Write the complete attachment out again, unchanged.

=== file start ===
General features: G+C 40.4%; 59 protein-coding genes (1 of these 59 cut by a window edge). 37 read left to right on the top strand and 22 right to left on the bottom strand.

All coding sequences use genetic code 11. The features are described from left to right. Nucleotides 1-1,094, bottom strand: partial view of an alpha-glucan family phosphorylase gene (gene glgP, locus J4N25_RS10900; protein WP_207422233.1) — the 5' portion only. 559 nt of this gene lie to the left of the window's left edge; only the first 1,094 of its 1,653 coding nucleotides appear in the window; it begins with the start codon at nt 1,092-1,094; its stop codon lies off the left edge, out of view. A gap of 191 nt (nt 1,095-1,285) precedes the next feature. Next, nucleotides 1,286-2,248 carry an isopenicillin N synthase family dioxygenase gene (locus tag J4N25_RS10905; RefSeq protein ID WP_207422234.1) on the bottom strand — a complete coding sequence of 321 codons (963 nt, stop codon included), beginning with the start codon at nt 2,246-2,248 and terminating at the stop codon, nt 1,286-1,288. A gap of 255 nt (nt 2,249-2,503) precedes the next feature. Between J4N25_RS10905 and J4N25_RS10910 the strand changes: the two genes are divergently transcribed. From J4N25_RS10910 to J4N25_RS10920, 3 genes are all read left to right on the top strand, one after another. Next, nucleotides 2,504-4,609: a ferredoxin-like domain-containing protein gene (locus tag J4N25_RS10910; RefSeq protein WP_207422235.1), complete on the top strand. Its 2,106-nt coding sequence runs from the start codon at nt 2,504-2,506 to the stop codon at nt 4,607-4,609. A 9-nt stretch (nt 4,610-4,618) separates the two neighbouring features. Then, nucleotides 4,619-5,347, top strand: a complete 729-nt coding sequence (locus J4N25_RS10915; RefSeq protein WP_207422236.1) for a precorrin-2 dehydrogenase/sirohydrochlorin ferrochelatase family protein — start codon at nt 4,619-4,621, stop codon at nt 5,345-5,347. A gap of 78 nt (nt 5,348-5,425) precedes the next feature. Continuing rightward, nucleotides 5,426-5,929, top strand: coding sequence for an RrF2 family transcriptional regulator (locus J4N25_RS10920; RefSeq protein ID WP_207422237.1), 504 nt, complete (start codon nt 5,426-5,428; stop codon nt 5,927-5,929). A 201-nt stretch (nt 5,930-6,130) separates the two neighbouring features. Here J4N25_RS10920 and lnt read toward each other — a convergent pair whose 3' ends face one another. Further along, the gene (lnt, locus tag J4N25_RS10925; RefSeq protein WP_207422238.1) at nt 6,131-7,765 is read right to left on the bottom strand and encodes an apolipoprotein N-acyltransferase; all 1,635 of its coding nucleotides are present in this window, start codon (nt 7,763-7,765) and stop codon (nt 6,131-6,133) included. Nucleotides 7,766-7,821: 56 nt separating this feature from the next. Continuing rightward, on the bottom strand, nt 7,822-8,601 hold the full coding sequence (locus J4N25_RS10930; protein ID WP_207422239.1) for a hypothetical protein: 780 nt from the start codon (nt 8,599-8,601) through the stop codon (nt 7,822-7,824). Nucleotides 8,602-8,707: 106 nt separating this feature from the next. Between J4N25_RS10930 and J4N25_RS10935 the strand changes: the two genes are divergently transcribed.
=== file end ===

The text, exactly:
General features: G+C 40.4%; 59 protein-coding genes (1 of these 59 cut by a window edge). 37 read left to right on the top strand and 22 right to left on the bottom strand.

All coding sequences use genetic code 11. The features are described from left to right. Nucleotides 1-1,094, bottom strand: partial view of an alpha-glucan family phosphorylase gene (gene glgP, locus J4N25_RS10900; protein WP_207422233.1) — the 5' portion only. 559 nt of this gene lie to the left of the window's left edge; only the first 1,094 of its 1,653 coding nucleotides appear in the window; it begins with the start codon at nt 1,092-1,094; its stop codon lies off the left edge, out of view. A gap of 191 nt (nt 1,095-1,285) precedes the next feature. Next, nucleotides 1,286-2,248 carry an isopenicillin N synthase family dioxygenase gene (locus tag J4N25_RS10905; RefSeq protein ID WP_207422234.1) on the bottom strand — a complete coding sequence of 321 codons (963 nt, stop codon included), beginning with the start codon at nt 2,246-2,248 and terminating at the stop codon, nt 1,286-1,288. A gap of 255 nt (nt 2,249-2,503) precedes the next feature. Between J4N25_RS10905 and J4N25_RS10910 the strand changes: the two genes are divergently transcribed. From J4N25_RS10910 to J4N25_RS10920, 3 genes are all read left to right on the top strand, one after another. Next, nucleotides 2,504-4,609: a ferredoxin-like domain-containing protein gene (locus tag J4N25_RS10910; RefSeq protein WP_207422235.1), complete on the top strand. Its 2,106-nt coding sequence runs from the start codon at nt 2,504-2,506 to the stop codon at nt 4,607-4,609. A 9-nt stretch (nt 4,610-4,618) separates the two neighbouring features. Then, nucleotides 4,619-5,347, top strand: a complete 729-nt coding sequence (locus J4N25_RS10915; RefSeq protein WP_207422236.1) for a precorrin-2 dehydrogenase/sirohydrochlorin ferrochelatase family protein — start codon at nt 4,619-4,621, stop codon at nt 5,345-5,347. A gap of 78 nt (nt 5,348-5,425) precedes the next feature. Continuing rightward, nucleotides 5,426-5,929, top strand: coding sequence for an RrF2 family transcriptional regulator (locus J4N25_RS10920; RefSeq protein ID WP_207422237.1), 504 nt, complete (start codon nt 5,426-5,428; stop codon nt 5,927-5,929). A 201-nt stretch (nt 5,930-6,130) separates the two neighbouring features. Here J4N25_RS10920 and lnt read toward each other — a convergent pair whose 3' ends face one another. Further along, the gene (lnt, locus tag J4N25_RS10925; RefSeq protein WP_207422238.1) at nt 6,131-7,765 is read right to left on the bottom strand and encodes an apolipoprotein N-acyltransferase; all 1,635 of its coding nucleotides are present in this window, start codon (nt 7,763-7,765) and stop codon (nt 6,131-6,133) included. Nucleotides 7,766-7,821: 56 nt separating this feature from the next. Continuing rightward, on the bottom strand, nt 7,822-8,601 hold the full coding sequence (locus J4N25_RS10930; protein ID WP_207422239.1) for a hypothetical protein: 780 nt from the start codon (nt 8,599-8,601) through the stop codon (nt 7,822-7,824). Nucleotides 8,602-8,707: 106 nt separating this feature from the next. Between J4N25_RS10930 and J4N25_RS10935 the strand changes: the two genes are divergently transcribed.